All the wonderful colors of autumn are coming. We see hints of them in some trees, and due to our recent drought, many leaves are falling off the trees, but there is still a lot of green chlorophyll in our area. Except in my art studio!
These trees are made by splattering different hues of watercolor onto the paper or canvas. Enough water is sprayed on the surface to let the colors start to run together. After that dries, I add the trunk of the tree, placing it behind the lighter leaf shapes of color and through the darker shapes and the holes for the birds to fly through. Branches are woven into the tree the same way, trying to make sure that they all connect logically and get smaller as they get further from the trunk. Sometimes I splatter again at the end to give it more texture.
I hope you’ve enjoyed your walk through my trees. I’m thankful that I won’t have to rake the leaves!
More little paintings, these featuring an autumn theme.
Every autumn I am enchanted by the color in the leaves, the reds of the maples, the golds and browns of the oaks, and the bright yellows of aspen. I had painted this small picture by tracing around the leaf and painting a light value of red paint inside the shape and a contrasting mixture outside the shape, when I was intrigued by the idea of putting paint directly on the leaf and printing it onto the paper inside the shape I had drawn. I liked the results enough that I had to try it again, this time on canvas:
And then I had to step back from the close ups of autumn to see the splendor of the big picture in this little picture:
I’ve recently been painting a number of little pieces. Here are the ones with a seashore theme.
I have a collection of sea shells that we’ve picked up from our visits to different beaches. It was fun to imagine this scallop shell back on the sand.
Getting a reference photo for this picture was difficult. Ever notice that when one walks towards the birds to get close enough for a photo, the birds turn and start to walk away, resorting to flying to another spot if the photographer gets too close?
Oyster shells are made up of many overlapping layers. Getting the texture and form for this one was a challenge for me.
Summer is waning in the northern hemisphere, and the kids have gone back to school, but since my husband is retired and, if I paint on location I can call this a business trip (smile), we set off for the beach.
I didn’t paint at the beach because as soon as we got there, the biting flies treated me like fast food! Only if I stood halfway up to my knees in the water did they leave me alone. (It was not fun!) And since painting with watercolor means I need either a table, or an easel, to put something on the ground, or a third hand, I didn’t paint standing in the wave zone. We both took lots of pictures and I put this scene together in my studio.
Two of the visitors to the Farmers’ Market recently were a woman named Josie and her mother, who was visiting from California. They fell in love with a couple of my one-hour studies, Lovin’ the Lavender, and Purple Passion (an impression of the Russian Sage which has bloomed wonderfully here this summer. Alas, I did not get a scan of it.) They also saw a small watercolor on canvas (4″ x 4″) of pink roses, and wanted a painting of hydrangeas as a companion piece to go with it.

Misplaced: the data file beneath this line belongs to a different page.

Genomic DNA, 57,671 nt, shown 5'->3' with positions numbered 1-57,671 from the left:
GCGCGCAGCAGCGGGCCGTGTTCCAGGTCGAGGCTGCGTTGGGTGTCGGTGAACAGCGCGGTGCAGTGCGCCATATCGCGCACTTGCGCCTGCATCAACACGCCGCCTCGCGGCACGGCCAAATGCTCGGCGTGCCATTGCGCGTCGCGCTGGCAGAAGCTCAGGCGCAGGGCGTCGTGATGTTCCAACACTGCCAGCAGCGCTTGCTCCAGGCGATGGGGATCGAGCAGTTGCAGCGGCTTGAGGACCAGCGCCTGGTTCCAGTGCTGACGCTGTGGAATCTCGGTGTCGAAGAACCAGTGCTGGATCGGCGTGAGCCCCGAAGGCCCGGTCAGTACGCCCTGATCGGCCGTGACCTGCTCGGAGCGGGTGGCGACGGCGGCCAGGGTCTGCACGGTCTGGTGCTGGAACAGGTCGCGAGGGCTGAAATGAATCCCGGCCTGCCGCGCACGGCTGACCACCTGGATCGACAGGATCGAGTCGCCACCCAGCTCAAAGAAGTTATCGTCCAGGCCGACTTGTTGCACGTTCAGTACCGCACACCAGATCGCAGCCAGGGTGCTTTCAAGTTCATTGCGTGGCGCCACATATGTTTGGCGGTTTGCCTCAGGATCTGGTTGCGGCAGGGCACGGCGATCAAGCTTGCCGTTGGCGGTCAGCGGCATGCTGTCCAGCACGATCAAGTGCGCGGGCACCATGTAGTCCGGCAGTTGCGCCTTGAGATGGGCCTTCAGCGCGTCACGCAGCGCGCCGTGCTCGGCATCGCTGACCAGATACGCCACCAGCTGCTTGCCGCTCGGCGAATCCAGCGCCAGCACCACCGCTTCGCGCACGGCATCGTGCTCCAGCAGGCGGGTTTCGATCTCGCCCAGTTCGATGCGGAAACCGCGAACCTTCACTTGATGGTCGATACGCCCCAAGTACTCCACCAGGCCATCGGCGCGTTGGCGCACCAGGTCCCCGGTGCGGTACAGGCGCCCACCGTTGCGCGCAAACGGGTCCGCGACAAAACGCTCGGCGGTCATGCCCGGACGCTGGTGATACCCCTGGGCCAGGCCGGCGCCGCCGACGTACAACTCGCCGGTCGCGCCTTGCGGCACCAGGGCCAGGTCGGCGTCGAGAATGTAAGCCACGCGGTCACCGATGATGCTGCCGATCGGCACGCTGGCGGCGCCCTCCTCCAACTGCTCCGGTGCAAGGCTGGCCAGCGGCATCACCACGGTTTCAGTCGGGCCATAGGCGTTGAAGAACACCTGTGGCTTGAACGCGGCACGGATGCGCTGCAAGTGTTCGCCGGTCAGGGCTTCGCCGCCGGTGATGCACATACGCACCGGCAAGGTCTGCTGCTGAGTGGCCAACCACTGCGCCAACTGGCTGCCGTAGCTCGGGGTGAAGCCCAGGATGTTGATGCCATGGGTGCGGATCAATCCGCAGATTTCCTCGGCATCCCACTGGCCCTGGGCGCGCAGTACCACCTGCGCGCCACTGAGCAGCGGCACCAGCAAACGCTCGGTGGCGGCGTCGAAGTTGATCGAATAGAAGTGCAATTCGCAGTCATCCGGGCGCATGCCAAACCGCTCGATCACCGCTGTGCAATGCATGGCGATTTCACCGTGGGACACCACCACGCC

I got up this morning to find my son eating breakfast by flashlight. After a little exploration around the house, I discovered that some parts of the house had power while other parts did not. I could make a cup of coffee, but I would have to drink it in the dark. I could turn on the light in the bathroom, but not write an email since the modem didn’t have power. I checked the breakers and they looked fine. So I called the power company and they sent out a technician.
He first tested the power coming in to the junction box on the side of the house. All looked well. The power company is only responsible for the wires coming to the house; if I had a problem inside, he wouldn’t be able to help with it. But before he concluded that for sure, he would check the other connections. So he hopped into the bucket on the back of his truck and “flew up” to the top of the pole at the end of the driveway. When that checked out okay, he got a ladder to check the connectors at the top of the house. Bingo! One of them was old and cracked and had shorted out. It only took him a couple of minutes to replace, but it was long enough for me to capture a quick image of him up the ladder with all of his protective gear on.
These tomatoes from Lothian Produce taste every bit as good as they look. I love slicing into the meaty flesh and releasing the delicious smells. When I put a slice onto a sandwich and bite into it, the juices run through the other ingredients and down onto my hand. The aromatic basil from my garden complements the flavor of the tomato and adds some crunchy texture, so sometimes I’ll use it instead of lettuce.
Ooohhh – I can hardly wait for lunch!
Last year we spent a night at one of our favorite anchorages, Dun Cove, on the Maryland Eastern Shore. We had actually moored in one of the creeks off of the cove since the weather report was predicting some overnight storms (which didn’t actually materialize until the next morning). I drew a picture in my sailing journal and painted this using that sketch as my reference:
Before I put this in a floating frame (glass on both sides of the paper) I decided to paint on the other side, too. Here is what the creek looked like a couple of hours later: